This edition: Kevin Barry & Mary Beth KeaneTweet
Original tape date: January 27, 2014.
First aired: January 31, 2014.
This episode of “Irish Writers in America,” a new 13 part series from CUNY TV (City University of New York television station), features interviews with Kevin Barry, award-winning short story writer and author of the audacious, dystopian debut novel, City of Bohane, and Mary Beth Keane, one of the National Book Foundations’ Five Under Thirty-Five and author of the Amazon best-seller, Fever, which imagines the life of Typhoid Mary.
Kevin Barry talks about writing in the digital era, the importance for writers of not looking at their smartphones first thing in the morning, his frustration with authors who abandon the short story form, how being an actor at heart enlivens his prose, and the pleasure of imagining the slang of the future in a fictional west-coast Irish city. He talks about the breadth of his influences, including those that fall outside the supposedly high-brow, and his disdain for the phrase, “literary fiction.” He reads his work to walkers-by on the streets of Greenwich Village and describes the habitual eavesdropping that has become so necessary to his approach to writing.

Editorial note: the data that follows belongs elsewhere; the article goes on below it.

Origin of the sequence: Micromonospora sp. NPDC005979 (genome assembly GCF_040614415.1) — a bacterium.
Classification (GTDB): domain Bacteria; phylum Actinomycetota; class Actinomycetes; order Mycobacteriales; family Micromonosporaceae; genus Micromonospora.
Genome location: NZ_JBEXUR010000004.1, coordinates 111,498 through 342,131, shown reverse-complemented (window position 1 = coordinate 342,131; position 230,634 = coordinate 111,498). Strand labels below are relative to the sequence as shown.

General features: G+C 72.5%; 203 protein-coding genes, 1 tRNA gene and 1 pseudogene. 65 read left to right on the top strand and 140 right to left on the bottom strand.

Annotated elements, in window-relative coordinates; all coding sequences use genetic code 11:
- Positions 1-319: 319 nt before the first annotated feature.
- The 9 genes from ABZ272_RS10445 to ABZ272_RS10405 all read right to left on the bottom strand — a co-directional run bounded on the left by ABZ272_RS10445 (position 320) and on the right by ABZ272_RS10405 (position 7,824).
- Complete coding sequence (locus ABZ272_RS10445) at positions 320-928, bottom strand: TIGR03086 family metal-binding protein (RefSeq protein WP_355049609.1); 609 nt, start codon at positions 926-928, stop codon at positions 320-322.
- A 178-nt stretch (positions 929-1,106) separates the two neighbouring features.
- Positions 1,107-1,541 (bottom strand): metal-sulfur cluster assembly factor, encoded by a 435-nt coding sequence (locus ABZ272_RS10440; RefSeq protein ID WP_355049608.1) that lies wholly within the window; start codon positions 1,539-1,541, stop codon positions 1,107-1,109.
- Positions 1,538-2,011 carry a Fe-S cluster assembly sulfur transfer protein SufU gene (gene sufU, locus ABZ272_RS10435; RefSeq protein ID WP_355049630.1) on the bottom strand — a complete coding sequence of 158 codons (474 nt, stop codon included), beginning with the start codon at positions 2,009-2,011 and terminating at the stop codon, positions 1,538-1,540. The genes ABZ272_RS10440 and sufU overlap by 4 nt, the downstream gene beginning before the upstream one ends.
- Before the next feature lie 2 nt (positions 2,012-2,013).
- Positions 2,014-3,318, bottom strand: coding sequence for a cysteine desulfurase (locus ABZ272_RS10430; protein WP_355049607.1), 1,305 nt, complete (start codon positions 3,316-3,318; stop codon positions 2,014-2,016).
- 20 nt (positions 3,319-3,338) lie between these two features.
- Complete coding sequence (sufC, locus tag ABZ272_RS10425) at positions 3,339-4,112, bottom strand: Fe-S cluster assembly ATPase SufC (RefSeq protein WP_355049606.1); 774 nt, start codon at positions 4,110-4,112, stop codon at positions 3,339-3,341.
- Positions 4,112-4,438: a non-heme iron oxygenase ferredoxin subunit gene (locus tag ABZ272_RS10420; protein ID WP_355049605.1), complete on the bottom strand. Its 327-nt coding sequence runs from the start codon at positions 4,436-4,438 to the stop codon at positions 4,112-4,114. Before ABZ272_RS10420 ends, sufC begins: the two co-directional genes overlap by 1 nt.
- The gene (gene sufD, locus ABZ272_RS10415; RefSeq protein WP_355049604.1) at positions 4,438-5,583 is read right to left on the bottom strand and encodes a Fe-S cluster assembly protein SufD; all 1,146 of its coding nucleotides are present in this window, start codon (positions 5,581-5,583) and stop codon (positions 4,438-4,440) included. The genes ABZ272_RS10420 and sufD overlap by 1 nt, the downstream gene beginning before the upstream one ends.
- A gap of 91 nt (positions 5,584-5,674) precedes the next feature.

Mary Beth Keane talks about being the child of parents who left Ireland in search of better opportunities and a writer who has been preparing her whole life to capture the experience of that move, as well as growing up with a strong sense of being both American and Irish. She explains her fascination with the subject of work, particularly the kind of necessary unseen work her father did for decades as a sandhog, and how that became a focus of her first novel, The Walking People. The origins of her second novel, about Mary Mallon AKA Typhoid Mary, are also described, as well as the draw of telling a story about a character both sympathetic and villainous.
Featuring two up-and-coming fiction writers of great promise, this episode is about where Irish and Irish-American literature is headed.